I’ve now read three of the Harry Potter books. I’m among those who are not quite comfortable with the occult elements in the books, but I recognize that that is my problem (I’m unusually sensitive about the occult). I’m pretty well persuaded by what I’ve read and by what people I respect say that they are in fact good, even if not great. In any case I think each family has to make its own choice and in no way think they are “required” reading (as I might say about LoTR).
My real issue about them has to do with the relationship the story has with what Tolkien called “The Story.” It seems to me that, unlike the LoTR and Narnia, there is none.
This can be phrased in a variety of different ways. It came to my attention when I was reading the end of the Hobbit. Gandalf affirms that what happened to the Hobbit was a part of a greater story and that there Bilbo, though retaining his freedom and dignity, was inserted into a great struggle that involves a world beyond the merely human and pedestrian. Specifically, there was an invisible and unnamed hand involved in the entire adventure.
“Then the prophecies of the old songs have turned out to be true, after a fashion!' said Bilbo.
“Of course!' said Gandalf. 'And why should not they prove true? Surely you don't disbelieve the prophecies, because you had a hand in bringing them about yourself? You don't really suppose, do you, that all your adventures and escapes were managed by mere luck just for your sole benefit? You are a very fine person,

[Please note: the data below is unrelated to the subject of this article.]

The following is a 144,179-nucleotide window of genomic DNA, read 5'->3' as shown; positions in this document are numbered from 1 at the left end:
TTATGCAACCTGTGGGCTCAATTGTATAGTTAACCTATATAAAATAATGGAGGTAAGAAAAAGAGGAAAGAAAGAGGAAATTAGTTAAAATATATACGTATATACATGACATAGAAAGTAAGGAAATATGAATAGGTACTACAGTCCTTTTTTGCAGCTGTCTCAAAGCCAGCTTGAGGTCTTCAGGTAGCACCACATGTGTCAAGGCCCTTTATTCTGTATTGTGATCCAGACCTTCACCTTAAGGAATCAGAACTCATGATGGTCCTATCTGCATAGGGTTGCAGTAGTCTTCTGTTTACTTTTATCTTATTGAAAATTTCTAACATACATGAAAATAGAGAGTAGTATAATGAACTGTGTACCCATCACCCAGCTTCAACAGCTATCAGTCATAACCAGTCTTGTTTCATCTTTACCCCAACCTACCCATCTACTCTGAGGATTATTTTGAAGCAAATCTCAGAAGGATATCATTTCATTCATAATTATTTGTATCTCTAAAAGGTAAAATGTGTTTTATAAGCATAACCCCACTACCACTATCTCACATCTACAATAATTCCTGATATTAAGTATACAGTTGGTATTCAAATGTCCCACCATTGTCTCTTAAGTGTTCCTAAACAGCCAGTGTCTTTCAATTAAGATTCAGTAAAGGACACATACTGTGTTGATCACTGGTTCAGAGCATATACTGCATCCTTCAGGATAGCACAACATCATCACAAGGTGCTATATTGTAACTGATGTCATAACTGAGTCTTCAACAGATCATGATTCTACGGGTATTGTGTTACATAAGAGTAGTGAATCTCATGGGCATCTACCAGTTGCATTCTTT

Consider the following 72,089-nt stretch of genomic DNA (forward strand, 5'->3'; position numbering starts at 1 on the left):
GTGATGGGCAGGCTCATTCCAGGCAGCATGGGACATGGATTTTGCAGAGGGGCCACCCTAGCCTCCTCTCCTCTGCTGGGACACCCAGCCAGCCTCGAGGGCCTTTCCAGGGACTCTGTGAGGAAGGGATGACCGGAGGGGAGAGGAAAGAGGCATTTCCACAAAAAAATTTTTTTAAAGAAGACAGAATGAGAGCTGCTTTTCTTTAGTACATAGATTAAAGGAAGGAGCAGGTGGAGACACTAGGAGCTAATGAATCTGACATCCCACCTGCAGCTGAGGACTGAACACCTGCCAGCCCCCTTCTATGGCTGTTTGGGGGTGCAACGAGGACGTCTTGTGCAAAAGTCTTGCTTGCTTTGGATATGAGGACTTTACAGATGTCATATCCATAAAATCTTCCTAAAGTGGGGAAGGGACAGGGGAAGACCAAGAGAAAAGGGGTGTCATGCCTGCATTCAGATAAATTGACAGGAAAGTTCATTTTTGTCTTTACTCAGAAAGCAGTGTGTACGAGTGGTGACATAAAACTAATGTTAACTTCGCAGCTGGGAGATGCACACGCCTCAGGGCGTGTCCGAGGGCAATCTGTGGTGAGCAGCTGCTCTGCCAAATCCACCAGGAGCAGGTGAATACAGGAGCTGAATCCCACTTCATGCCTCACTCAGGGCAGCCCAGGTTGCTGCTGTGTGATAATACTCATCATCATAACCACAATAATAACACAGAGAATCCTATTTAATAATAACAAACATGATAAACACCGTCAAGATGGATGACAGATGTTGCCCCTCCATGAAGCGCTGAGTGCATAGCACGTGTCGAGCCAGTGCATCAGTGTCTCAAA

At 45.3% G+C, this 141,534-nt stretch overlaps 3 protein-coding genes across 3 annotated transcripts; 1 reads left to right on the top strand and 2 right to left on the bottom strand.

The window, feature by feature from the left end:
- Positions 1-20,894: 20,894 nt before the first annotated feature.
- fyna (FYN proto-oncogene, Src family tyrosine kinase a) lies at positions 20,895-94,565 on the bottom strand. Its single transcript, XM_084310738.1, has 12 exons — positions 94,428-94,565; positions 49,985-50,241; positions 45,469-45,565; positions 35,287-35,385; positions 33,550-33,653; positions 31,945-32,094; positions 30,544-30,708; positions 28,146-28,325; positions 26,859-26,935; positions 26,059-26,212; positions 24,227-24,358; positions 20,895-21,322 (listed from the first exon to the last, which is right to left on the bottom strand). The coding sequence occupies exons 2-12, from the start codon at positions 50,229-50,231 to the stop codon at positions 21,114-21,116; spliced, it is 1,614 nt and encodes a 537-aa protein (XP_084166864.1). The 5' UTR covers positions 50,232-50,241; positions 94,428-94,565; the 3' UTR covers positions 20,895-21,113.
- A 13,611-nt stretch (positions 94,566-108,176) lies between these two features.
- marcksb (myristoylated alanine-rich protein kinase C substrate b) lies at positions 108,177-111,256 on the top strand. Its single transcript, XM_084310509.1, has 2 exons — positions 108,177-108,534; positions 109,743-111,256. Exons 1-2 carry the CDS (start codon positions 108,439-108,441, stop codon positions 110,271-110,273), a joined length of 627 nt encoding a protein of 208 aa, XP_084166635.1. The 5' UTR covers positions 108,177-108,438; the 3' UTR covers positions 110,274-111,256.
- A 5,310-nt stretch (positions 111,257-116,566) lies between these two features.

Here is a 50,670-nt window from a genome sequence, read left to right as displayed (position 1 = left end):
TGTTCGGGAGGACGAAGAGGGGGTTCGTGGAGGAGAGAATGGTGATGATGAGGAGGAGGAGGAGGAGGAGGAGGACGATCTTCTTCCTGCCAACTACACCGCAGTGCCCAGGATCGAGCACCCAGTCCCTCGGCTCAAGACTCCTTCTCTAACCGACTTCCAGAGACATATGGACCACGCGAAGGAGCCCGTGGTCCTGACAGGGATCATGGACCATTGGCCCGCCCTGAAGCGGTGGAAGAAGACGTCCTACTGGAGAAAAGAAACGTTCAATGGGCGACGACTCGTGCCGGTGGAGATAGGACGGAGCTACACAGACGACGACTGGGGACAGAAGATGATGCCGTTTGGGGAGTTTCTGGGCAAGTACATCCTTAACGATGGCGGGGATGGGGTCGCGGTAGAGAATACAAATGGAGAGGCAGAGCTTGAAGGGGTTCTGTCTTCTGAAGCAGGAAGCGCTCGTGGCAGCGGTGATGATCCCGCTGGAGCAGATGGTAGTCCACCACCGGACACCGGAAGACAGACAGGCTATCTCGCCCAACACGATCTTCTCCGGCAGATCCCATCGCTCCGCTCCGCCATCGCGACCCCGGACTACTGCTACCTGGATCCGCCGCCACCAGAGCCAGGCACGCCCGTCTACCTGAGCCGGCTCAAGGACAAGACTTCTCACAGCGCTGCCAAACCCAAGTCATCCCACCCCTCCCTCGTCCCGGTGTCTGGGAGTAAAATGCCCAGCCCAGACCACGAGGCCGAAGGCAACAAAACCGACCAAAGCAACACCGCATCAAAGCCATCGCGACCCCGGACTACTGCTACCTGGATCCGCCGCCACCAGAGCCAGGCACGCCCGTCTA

Mr Baggins, and I am very fond of you; but you are only quite a little fellow in a wide world after all!'
“Thank goodness!' said Bilbo laughing, and handed him the tobacco-jar.”
Tolkien is able to infuse a great sense of Divine Providence in his works in which no religion appears. Such divine providence is necessary to fight the type of supernatural evil that Voldemort displays. But, as Mark Shea points out, at least in the first three books it is merely human virtue, human wisdom and strength of character that HP relies upon to defeat Voldemort.
Harry's universe simply knows nothing of [the theological virtues], nor do religious questions or the reality of God ever enter into the picture, with the unfortunate consequence that Harry is likable but not a light whose brightness is equal to the magnetically frightening black hole of Voldemort's evil.
Another way of phrasing this is that HP feels Pelagian to me. I really would feel more comfortable if there were a greater sense of grace in the books. Because a person like HP wouldn’t be able to defeat V without it. It seems like the good side is not deeply rooted enough to match the evil. There is no deeper magic from before the dawn of time to match the deep magic from the dawn of time. The way I put this in a e-mail to a friend earlier today (before reading the Shea essay) was this: “The evil is more sharply and accurately drawn than the good, which seems somewhat ambiguous.” And weak, I might add. I think a book like this not only needs to be psychologically, morally and socially perceptive, but spiritually. Some novels, such as those of Jane Austin perhaps, can settle for the first three. A novel that deals directly with death and supernatural evil needs to have spiritual insight as well.
On a side, but related note, I know that sacrificial love is a central theme of the books, but I wonder, how does Dumbledore know about that? What is the Wisdom Tradition in the Wizard world into which he taps to find it out? Or did he figure it out himself (making him a religious genius)?
Now, of course all this may change in the later books. Unfortunately, I’m having trouble motivating myself to slog through 2000+ more pages in order to find out. I’m thinking of taking my son up on his offer to just summarize 4-6 for me so I only have to read 7 when it comes out in July.